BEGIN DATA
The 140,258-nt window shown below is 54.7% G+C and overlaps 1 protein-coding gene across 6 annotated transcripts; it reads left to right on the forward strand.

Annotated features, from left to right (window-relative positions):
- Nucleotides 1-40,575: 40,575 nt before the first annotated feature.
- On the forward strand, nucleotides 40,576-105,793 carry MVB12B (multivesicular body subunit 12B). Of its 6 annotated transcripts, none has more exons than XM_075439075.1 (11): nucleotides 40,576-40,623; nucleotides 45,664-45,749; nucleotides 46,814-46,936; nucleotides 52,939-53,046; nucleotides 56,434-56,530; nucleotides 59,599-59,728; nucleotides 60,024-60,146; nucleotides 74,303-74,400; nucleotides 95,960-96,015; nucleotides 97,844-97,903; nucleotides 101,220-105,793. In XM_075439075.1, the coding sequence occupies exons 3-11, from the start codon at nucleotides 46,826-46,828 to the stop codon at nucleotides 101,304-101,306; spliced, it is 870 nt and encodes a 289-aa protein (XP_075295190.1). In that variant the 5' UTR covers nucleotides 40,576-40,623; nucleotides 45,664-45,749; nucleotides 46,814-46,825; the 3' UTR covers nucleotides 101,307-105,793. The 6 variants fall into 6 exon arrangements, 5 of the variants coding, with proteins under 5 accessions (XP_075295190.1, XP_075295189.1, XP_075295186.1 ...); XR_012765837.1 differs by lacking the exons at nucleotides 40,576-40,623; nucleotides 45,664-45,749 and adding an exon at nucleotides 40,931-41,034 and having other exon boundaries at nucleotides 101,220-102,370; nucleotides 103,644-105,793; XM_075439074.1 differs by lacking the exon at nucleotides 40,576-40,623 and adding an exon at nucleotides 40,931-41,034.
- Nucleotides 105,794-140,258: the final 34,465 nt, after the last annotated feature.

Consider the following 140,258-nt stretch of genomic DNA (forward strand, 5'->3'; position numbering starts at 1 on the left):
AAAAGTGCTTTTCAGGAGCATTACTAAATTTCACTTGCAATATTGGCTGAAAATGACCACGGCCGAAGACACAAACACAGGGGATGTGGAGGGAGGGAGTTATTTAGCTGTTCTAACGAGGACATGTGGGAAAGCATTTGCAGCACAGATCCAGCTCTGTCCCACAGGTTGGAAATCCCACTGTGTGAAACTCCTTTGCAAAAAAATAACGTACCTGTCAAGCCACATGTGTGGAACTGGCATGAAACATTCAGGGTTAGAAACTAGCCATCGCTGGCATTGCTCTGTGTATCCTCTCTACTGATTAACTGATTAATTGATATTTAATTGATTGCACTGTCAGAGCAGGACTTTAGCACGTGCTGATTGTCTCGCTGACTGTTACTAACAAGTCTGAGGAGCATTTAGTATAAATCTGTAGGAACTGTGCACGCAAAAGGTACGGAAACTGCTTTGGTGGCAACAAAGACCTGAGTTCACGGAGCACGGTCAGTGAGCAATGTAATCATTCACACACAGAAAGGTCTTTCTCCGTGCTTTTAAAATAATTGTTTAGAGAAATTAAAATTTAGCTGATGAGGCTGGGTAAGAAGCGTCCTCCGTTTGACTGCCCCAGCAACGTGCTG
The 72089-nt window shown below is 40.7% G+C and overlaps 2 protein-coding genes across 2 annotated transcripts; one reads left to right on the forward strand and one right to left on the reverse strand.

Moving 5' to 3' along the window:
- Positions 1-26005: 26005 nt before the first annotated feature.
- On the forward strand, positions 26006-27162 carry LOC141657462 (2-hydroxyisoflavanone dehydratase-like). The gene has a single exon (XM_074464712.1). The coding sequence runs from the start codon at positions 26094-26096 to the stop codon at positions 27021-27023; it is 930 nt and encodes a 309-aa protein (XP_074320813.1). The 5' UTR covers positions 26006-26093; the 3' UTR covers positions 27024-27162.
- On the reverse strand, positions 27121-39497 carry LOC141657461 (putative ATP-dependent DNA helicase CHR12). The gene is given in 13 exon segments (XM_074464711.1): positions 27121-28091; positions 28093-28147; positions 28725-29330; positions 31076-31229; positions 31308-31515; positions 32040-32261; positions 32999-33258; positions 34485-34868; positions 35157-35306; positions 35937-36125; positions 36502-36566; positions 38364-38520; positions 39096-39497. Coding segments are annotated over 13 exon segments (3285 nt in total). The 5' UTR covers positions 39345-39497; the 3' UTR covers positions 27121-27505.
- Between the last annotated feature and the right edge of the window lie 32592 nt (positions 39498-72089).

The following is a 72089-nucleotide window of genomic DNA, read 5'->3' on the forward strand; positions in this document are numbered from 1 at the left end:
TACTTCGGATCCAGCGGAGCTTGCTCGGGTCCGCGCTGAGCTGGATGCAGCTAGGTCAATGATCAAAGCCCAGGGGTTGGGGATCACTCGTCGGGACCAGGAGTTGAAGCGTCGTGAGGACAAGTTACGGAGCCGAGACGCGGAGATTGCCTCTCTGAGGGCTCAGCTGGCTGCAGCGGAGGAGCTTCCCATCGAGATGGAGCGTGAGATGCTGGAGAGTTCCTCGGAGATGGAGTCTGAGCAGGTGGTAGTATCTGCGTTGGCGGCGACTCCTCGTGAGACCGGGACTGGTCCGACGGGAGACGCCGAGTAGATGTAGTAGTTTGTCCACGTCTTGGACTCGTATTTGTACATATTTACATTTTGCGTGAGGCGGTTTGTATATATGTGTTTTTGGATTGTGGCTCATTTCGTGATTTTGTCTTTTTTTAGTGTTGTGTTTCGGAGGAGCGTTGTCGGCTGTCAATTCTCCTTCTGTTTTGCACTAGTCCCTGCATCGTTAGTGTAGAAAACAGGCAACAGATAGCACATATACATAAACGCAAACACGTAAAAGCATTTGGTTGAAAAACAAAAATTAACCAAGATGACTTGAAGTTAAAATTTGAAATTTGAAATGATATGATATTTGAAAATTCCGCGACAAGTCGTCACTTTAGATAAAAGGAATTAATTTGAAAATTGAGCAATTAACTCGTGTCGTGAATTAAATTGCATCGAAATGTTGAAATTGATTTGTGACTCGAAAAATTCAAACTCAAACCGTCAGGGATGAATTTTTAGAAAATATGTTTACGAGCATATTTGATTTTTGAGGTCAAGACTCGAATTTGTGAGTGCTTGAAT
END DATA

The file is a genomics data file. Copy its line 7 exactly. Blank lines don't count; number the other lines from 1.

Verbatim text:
AAAAGTGCTTTTCAGGAGCATTACTAAATTTCACTTGCAATATTGGCTGAAAATGACCACGGCCGAAGACACAAACACAGGGGATGTGGAGGGAGGGAGTTATTTAGCTGTTCTAACGAGGACATGTGGGAAAGCATTTGCAGCACAGATCCAGCTCTGTCCCACAGGTTGGAAATCCCACTGTGTGAAACTCCTTTGCAAAAAAATAACGTACCTGTCAAGCCACATGTGTGGAACTGGCATGAAACATTCAGGGTTAGAAACTAGCCATCGCTGGCATTGCTCTGTGTATCCTCTCTACTGATTAACTGATTAATTGATATTTAATTGATTGCACTGTCAGAGCAGGACTTTAGCACGTGCTGATTGTCTCGCTGACTGTTACTAACAAGTCTGAGGAGCATTTAGTATAAATCTGTAGGAACTGTGCACGCAAAAGGTACGGAAACTGCTTTGGTGGCAACAAAGACCTGAGTTCACGGAGCACGGTCAGTGAGCAATGTAATCATTCACACACAGAAAGGTCTTTCTCCGTGCTTTTAAAATAATTGTTTAGAGAAATTAAAATTTAGCTGATGAGGCTGGGTAAGAAGCGTCCTCCGTTTGACTGCCCCAGCAACGTGCTG